Free the Word: to geg in
As part of the Free the Word series, OED associate editor Eleanor Maier explores Merseyside’s chosen phrase, which will be the subject of a poem by Chris McCabe.
to geg in v. to butt in.
A rich seam of distinctive local vocabulary can be found in Merseyside, from words such as ‘antwacky’ (old-fashioned), ‘jarg’ (fake), and ‘slummy’ (loose change) to the expressions ‘soft lad’, ‘go ‘ed’, and ‘away for slates’ (an Irish phrase meaning ‘on the way to success’).
‘Geg in’ is a relatively recent addition to the region’s vocabulary, first appearing regularly in written sources in the 1990s. The earliest example we have found so far is from Kevin Sampson’s 1998 debut novel Awaydays: “I’ve gegged in on that whole Market Street office party scene.” However, it was doubtless in common use for some time before that and Liverpudlian readers may remember it from their own school days.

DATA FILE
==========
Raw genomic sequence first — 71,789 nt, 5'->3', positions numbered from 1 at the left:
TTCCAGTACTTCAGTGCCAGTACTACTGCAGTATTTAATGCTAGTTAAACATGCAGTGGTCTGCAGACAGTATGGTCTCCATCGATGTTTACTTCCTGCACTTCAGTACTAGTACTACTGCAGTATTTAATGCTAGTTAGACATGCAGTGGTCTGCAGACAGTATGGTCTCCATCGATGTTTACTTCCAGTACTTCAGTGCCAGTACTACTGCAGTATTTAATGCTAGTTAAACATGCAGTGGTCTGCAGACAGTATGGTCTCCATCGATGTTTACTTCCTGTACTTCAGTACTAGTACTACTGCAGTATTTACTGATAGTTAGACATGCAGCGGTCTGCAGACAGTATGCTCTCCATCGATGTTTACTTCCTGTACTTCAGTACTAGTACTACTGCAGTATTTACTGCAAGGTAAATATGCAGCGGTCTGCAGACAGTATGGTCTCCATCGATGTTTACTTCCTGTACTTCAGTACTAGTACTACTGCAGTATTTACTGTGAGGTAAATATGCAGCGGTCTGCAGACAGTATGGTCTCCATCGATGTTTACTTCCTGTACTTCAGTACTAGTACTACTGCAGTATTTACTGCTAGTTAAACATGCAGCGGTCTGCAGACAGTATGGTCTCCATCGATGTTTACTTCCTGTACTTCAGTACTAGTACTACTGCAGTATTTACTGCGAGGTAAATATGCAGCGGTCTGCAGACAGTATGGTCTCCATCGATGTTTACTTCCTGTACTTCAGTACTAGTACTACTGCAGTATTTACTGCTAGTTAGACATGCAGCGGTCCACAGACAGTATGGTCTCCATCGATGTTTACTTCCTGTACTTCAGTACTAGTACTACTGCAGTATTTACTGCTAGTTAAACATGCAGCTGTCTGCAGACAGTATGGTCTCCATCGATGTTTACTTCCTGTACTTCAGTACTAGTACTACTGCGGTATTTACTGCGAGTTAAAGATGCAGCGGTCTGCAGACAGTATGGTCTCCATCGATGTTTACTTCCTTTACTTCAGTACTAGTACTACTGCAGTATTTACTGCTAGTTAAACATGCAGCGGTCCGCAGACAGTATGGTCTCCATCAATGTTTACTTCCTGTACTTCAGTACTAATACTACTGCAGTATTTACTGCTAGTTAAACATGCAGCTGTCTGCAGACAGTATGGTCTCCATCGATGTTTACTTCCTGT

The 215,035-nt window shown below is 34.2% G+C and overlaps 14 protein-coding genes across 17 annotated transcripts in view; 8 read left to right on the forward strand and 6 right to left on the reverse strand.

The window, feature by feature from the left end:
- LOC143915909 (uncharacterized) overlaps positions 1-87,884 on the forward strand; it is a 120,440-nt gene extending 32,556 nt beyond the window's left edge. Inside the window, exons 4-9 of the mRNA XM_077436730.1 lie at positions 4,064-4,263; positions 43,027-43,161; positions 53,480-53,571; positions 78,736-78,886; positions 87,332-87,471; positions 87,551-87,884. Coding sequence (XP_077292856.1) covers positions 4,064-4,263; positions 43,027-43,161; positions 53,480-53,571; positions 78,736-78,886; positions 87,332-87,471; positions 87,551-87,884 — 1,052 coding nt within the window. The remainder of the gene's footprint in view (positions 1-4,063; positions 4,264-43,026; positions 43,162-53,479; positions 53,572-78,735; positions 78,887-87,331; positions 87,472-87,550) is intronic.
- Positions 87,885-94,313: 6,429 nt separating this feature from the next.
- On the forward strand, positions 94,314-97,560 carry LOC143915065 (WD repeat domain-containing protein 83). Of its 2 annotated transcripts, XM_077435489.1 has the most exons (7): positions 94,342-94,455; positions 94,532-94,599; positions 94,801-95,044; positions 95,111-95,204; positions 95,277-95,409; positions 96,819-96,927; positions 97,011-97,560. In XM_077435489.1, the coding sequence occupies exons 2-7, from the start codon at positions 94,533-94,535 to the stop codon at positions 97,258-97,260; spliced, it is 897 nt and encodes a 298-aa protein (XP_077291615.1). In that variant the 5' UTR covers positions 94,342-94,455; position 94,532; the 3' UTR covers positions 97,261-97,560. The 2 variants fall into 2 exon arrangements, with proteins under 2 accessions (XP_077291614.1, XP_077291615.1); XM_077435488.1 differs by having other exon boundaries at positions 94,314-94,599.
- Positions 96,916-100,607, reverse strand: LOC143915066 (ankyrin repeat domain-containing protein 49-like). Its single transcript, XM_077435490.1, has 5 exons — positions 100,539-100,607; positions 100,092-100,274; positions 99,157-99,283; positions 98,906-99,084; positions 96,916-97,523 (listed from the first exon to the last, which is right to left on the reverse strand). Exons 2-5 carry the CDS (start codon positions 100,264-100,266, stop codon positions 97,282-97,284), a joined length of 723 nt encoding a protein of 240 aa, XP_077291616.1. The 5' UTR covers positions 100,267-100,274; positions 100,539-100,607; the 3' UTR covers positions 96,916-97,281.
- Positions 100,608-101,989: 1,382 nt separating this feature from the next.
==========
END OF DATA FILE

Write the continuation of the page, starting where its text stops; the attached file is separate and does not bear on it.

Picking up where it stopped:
A person is said to be ‘gegging in’ when they try to involve themselves in a conversation or activity without having been invited. Someone trying too eagerly to join in where they are unwelcome might be told to ‘Stop gegging in!’ Whilst one can imagine the word being used frequently in the school playground, for example, it is also particularly useful in the context of social media where conversations on Twitter or Facebook are often public and anyone can participate or, if that participation is unwelcome or too forward, ‘geg in’.
So, peering at Twitter, we can see ‘*gegs in*’ or ‘sorry to geg in’ being used by tweeters to acknowledge that they haven’t previously been part of a particular conversation. Conversely a ‘gegger’ might be told, in an extension of the original phrase, to ‘geg out’.
Hi sorry to geg in. But Carol is right Gareth. You really must see Grease.
— Lee Walmsley (@deltaleew) August 13, 2017